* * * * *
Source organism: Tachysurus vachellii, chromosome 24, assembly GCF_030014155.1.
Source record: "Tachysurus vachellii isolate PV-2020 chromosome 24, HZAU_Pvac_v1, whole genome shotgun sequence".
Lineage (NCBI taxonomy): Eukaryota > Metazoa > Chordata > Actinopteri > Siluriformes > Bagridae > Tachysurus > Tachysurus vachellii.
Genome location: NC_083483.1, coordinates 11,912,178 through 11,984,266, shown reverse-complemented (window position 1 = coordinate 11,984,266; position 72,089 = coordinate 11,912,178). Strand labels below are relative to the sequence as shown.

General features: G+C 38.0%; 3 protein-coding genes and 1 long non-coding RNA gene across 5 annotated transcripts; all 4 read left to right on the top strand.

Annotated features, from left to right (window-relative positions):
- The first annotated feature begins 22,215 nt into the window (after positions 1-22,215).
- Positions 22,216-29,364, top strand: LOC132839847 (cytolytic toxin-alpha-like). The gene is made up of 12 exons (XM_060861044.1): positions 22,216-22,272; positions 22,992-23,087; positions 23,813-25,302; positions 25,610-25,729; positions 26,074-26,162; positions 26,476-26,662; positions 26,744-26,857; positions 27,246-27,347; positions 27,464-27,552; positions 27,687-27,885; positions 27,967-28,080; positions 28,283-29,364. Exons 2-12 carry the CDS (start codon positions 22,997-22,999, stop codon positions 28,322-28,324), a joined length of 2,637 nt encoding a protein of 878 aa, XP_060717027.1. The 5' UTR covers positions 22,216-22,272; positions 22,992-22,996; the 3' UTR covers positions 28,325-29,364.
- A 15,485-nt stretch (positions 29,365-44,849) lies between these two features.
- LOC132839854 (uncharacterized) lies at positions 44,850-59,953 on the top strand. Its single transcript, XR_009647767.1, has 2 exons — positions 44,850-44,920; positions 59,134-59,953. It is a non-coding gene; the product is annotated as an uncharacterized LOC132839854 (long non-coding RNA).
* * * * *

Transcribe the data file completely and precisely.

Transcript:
Source organism: Tachysurus vachellii, chromosome 24, assembly GCF_030014155.1.
Source record: "Tachysurus vachellii isolate PV-2020 chromosome 24, HZAU_Pvac_v1, whole genome shotgun sequence".
Lineage (NCBI taxonomy): Eukaryota > Metazoa > Chordata > Actinopteri > Siluriformes > Bagridae > Tachysurus > Tachysurus vachellii.
Genome location: NC_083483.1, coordinates 11,912,178 through 11,984,266, shown reverse-complemented (window position 1 = coordinate 11,984,266; position 72,089 = coordinate 11,912,178). Strand labels below are relative to the sequence as shown.

General features: G+C 38.0%; 3 protein-coding genes and 1 long non-coding RNA gene across 5 annotated transcripts; all 4 read left to right on the top strand.

Annotated features, from left to right (window-relative positions):
- The first annotated feature begins 22,215 nt into the window (after positions 1-22,215).
- Positions 22,216-29,364, top strand: LOC132839847 (cytolytic toxin-alpha-like). The gene is made up of 12 exons (XM_060861044.1): positions 22,216-22,272; positions 22,992-23,087; positions 23,813-25,302; positions 25,610-25,729; positions 26,074-26,162; positions 26,476-26,662; positions 26,744-26,857; positions 27,246-27,347; positions 27,464-27,552; positions 27,687-27,885; positions 27,967-28,080; positions 28,283-29,364. Exons 2-12 carry the CDS (start codon positions 22,997-22,999, stop codon positions 28,322-28,324), a joined length of 2,637 nt encoding a protein of 878 aa, XP_060717027.1. The 5' UTR covers positions 22,216-22,272; positions 22,992-22,996; the 3' UTR covers positions 28,325-29,364.
- A 15,485-nt stretch (positions 29,365-44,849) lies between these two features.
- LOC132839854 (uncharacterized) lies at positions 44,850-59,953 on the top strand. Its single transcript, XR_009647767.1, has 2 exons — positions 44,850-44,920; positions 59,134-59,953. It is a non-coding gene; the product is annotated as an uncharacterized LOC132839854 (long non-coding RNA).